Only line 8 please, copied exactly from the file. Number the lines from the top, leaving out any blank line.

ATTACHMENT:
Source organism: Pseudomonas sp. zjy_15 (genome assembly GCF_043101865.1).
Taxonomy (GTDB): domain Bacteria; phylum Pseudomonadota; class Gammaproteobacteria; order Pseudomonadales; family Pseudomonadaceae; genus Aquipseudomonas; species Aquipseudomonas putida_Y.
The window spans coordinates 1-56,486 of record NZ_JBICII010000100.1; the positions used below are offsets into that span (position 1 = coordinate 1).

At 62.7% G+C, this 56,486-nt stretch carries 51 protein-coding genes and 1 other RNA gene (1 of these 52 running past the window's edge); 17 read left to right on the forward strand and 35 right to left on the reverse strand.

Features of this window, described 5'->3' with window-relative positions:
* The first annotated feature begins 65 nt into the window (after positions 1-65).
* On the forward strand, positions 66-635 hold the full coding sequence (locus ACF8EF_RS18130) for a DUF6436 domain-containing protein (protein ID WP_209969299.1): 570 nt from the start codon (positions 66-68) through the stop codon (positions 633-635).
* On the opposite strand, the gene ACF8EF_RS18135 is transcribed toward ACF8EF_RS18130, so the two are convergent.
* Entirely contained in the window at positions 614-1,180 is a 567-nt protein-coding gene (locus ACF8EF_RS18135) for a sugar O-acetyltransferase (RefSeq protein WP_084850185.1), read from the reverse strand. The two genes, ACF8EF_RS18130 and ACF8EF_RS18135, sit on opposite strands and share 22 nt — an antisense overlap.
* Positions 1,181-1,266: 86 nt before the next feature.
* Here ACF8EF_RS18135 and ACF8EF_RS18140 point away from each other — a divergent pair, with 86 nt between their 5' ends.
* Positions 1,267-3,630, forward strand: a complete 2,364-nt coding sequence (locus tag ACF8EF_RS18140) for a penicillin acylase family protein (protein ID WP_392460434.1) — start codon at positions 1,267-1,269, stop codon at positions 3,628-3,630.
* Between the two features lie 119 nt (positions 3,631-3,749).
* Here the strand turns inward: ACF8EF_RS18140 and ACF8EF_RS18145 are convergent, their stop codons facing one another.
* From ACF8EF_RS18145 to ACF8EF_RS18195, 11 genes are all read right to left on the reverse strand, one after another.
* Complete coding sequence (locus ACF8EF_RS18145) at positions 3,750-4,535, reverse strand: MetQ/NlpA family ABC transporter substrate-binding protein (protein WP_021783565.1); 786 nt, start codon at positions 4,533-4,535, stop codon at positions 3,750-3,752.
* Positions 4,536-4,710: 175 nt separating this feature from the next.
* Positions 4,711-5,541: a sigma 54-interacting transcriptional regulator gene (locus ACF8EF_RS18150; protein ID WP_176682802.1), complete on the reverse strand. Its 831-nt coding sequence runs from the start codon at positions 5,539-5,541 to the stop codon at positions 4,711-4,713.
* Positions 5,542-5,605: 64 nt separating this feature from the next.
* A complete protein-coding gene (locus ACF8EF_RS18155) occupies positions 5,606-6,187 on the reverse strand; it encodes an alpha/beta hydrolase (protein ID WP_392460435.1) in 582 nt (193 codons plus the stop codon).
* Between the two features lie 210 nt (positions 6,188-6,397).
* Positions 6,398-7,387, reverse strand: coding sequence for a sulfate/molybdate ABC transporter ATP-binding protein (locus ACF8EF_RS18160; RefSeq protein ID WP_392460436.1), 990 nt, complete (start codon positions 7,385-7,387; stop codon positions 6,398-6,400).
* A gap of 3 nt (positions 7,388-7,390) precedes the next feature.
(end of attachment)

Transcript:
* On the opposite strand, the gene ACF8EF_RS18135 is transcribed toward ACF8EF_RS18130, so the two are convergent.